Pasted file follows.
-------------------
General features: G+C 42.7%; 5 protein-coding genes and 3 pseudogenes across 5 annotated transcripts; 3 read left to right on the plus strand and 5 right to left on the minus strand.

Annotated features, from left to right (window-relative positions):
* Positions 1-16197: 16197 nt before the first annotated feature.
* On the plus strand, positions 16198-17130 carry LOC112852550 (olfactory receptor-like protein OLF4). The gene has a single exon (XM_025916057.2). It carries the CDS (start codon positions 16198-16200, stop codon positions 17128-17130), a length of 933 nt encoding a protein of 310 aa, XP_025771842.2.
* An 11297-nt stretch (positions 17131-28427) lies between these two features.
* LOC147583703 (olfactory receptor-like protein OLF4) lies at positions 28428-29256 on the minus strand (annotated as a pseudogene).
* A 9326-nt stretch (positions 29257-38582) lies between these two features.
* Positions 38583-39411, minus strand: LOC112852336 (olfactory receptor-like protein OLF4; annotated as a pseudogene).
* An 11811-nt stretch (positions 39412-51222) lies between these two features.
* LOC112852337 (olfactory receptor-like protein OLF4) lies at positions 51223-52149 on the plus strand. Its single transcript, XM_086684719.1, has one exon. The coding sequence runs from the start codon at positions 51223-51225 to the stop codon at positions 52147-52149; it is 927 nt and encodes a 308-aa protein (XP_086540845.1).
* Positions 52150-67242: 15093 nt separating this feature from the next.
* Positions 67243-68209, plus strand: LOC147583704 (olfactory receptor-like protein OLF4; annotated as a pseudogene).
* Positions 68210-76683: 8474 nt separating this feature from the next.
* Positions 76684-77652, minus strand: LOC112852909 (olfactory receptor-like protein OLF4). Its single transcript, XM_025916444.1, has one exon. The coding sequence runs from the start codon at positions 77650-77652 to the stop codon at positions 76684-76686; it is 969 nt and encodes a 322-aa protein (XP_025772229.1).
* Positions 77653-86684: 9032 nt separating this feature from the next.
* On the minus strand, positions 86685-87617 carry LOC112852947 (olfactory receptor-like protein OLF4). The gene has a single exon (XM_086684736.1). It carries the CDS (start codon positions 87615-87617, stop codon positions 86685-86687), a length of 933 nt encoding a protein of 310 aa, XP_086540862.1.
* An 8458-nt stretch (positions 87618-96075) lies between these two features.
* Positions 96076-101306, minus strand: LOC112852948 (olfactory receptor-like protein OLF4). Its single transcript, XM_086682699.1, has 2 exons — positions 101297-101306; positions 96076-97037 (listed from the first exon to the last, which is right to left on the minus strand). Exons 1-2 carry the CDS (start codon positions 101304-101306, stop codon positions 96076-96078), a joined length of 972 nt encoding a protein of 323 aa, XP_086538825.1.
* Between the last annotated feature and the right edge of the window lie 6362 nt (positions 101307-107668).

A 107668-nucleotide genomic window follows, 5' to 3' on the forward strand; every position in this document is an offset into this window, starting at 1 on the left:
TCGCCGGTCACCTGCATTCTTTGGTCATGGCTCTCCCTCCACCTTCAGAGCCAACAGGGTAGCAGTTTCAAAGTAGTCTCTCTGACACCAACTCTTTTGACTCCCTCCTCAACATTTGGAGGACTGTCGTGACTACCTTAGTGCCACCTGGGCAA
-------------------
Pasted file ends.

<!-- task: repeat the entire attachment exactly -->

General features: G+C 42.7%; 5 protein-coding genes and 3 pseudogenes across 5 annotated transcripts; 3 read left to right on the plus strand and 5 right to left on the minus strand.

Annotated features, from left to right (window-relative positions):
* Positions 1-16197: 16197 nt before the first annotated feature.
* On the plus strand, positions 16198-17130 carry LOC112852550 (olfactory receptor-like protein OLF4). The gene has a single exon (XM_025916057.2). It carries the CDS (start codon positions 16198-16200, stop codon positions 17128-17130), a length of 933 nt encoding a protein of 310 aa, XP_025771842.2.
* An 11297-nt stretch (positions 17131-28427) lies between these two features.
* LOC147583703 (olfactory receptor-like protein OLF4) lies at positions 28428-29256 on the minus strand (annotated as a pseudogene).
* A 9326-nt stretch (positions 29257-38582) lies between these two features.
* Positions 38583-39411, minus strand: LOC112852336 (olfactory receptor-like protein OLF4; annotated as a pseudogene).
* An 11811-nt stretch (positions 39412-51222) lies between these two features.
* LOC112852337 (olfactory receptor-like protein OLF4) lies at positions 51223-52149 on the plus strand. Its single transcript, XM_086684719.1, has one exon. The coding sequence runs from the start codon at positions 51223-51225 to the stop codon at positions 52147-52149; it is 927 nt and encodes a 308-aa protein (XP_086540845.1).
* Positions 52150-67242: 15093 nt separating this feature from the next.
* Positions 67243-68209, plus strand: LOC147583704 (olfactory receptor-like protein OLF4; annotated as a pseudogene).
* Positions 68210-76683: 8474 nt separating this feature from the next.
* Positions 76684-77652, minus strand: LOC112852909 (olfactory receptor-like protein OLF4). Its single transcript, XM_025916444.1, has one exon. The coding sequence runs from the start codon at positions 77650-77652 to the stop codon at positions 76684-76686; it is 969 nt and encodes a 322-aa protein (XP_025772229.1).
* Positions 77653-86684: 9032 nt separating this feature from the next.
* On the minus strand, positions 86685-87617 carry LOC112852947 (olfactory receptor-like protein OLF4). The gene has a single exon (XM_086684736.1). It carries the CDS (start codon positions 87615-87617, stop codon positions 86685-86687), a length of 933 nt encoding a protein of 310 aa, XP_086540862.1.
* An 8458-nt stretch (positions 87618-96075) lies between these two features.
* Positions 96076-101306, minus strand: LOC112852948 (olfactory receptor-like protein OLF4). Its single transcript, XM_086682699.1, has 2 exons — positions 101297-101306; positions 96076-97037 (listed from the first exon to the last, which is right to left on the minus strand). Exons 1-2 carry the CDS (start codon positions 101304-101306, stop codon positions 96076-96078), a joined length of 972 nt encoding a protein of 323 aa, XP_086538825.1.
* Between the last annotated feature and the right edge of the window lie 6362 nt (positions 101307-107668).

A 107668-nucleotide genomic window follows, 5' to 3' on the forward strand; every position in this document is an offset into this window, starting at 1 on the left:
TCGCCGGTCACCTGCATTCTTTGGTCATGGCTCTCCCTCCACCTTCAGAGCCAACAGGGTAGCAGTTTCAAAGTAGTCTCTCTGACACCAACTCTTTTGACTCCCTCCTCAACATTTGGAGGACTGTCGTGACTACCTTAGTGCCACCTGGGCAA